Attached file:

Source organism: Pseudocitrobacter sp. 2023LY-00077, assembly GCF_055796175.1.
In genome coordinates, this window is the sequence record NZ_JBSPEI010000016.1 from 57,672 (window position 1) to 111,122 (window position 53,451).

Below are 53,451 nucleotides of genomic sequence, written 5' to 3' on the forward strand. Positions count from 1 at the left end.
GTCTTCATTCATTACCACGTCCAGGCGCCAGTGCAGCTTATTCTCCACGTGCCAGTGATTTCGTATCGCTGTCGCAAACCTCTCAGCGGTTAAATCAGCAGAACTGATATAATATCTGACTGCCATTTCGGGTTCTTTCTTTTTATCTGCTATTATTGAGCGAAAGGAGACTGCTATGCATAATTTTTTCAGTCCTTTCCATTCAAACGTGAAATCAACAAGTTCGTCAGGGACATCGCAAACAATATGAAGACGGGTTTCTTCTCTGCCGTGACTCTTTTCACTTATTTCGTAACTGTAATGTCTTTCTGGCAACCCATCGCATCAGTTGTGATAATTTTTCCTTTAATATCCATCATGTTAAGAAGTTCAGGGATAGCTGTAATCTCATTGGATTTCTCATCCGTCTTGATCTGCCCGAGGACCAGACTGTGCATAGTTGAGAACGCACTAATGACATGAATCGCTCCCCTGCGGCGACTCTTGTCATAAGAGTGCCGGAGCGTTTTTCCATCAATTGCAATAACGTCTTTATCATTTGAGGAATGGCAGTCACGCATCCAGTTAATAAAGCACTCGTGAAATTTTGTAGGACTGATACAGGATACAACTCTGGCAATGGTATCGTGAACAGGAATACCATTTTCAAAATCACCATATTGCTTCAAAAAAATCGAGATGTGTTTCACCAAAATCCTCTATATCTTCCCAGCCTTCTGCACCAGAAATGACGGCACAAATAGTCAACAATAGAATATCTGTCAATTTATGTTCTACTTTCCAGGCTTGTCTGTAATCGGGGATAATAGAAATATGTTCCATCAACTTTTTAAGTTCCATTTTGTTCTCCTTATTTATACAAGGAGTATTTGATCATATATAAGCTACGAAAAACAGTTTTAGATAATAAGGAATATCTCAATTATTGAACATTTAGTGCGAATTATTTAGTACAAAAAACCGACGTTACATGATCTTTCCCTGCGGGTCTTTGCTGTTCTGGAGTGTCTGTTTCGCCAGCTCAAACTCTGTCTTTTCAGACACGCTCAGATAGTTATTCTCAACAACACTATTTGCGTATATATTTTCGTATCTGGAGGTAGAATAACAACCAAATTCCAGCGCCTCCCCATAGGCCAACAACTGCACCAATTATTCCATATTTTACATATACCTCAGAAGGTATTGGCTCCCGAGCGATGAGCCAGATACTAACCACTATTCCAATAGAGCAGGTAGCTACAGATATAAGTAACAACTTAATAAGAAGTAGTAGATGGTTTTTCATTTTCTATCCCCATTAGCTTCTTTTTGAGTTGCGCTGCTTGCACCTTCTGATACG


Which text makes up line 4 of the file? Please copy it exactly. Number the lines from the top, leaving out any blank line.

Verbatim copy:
GTCTTCATTCATTACCACGTCCAGGCGCCAGTGCAGCTTATTCTCCACGTGCCAGTGATTTCGTATCGCTGTCGCAAACCTCTCAGCGGTTAAATCAGCAGAACTGATATAATATCTGACTGCCATTTCGGGTTCTTTCTTTTTATCTGCTATTATTGAGCGAAAGGAGACTGCTATGCATAATTTTTTCAGTCCTTTCCATTCAAACGTGAAATCAACAAGTTCGTCAGGGACATCGCAAACAATATGAAGACGGGTTTCTTCTCTGCCGTGACTCTTTTCACTTATTTCGTAACTGTAATGTCTTTCTGGCAACCCATCGCATCAGTTGTGATAATTTTTCCTTTAATATCCATCATGTTAAGAAGTTCAGGGATAGCTGTAATCTCATTGGATTTCTCATCCGTCTTGATCTGCCCGAGGACCAGACTGTGCATAGTTGAGAACGCACTAATGACATGAATCGCTCCCCTGCGGCGACTCTTGTCATAAGAGTGCCGGAGCGTTTTTCCATCAATTGCAATAACGTCTTTATCATTTGAGGAATGGCAGTCACGCATCCAGTTAATAAAGCACTCGTGAAATTTTGTAGGACTGATACAGGATACAACTCTGGCAATGGTATCGTGAACAGGAATACCATTTTCAAAATCACCATATTGCTTCAAAAAAATCGAGATGTGTTTCACCAAAATCCTCTATATCTTCCCAGCCTTCTGCACCAGAAATGACGGCACAAATAGTCAACAATAGAATATCTGTCAATTTATGTTCTACTTTCCAGGCTTGTCTGTAATCGGGGATAATAGAAATATGTTCCATCAACTTTTTAAGTTCCATTTTGTTCTCCTTATTTATACAAGGAGTATTTGATCATATATAAGCTACGAAAAACAGTTTTAGATAATAAGGAATATCTCAATTATTGAACATTTAGTGCGAATTATTTAGTACAAAAAACCGACGTTACATGATCTTTCCCTGCGGGTCTTTGCTGTTCTGGAGTGTCTGTTTCGCCAGCTCAAACTCTGTCTTTTCAGACACGCTCAGATAGTTATTCTCAACAACACTATTTGCGTATATATTTTCGTATCTGGAGGTAGAATAACAACCAAATTCCAGCGCCTCCCCATAGGCCAACAACTGCACCAATTATTCCATATTTTACATATACCTCAGAAGGTATTGGCTCCCGAGCGATGAGCCAGATACTAACCACTATTCCAATAGAGCAGGTAGCTACAGATATAAGTAACAACTTAATAAGAAGTAGTAGATGGTTTTTCATTTTCTATCCCCATTAGCTTCTTTTTGAGTTGCGCTGCTTGCACCTTCTGATACG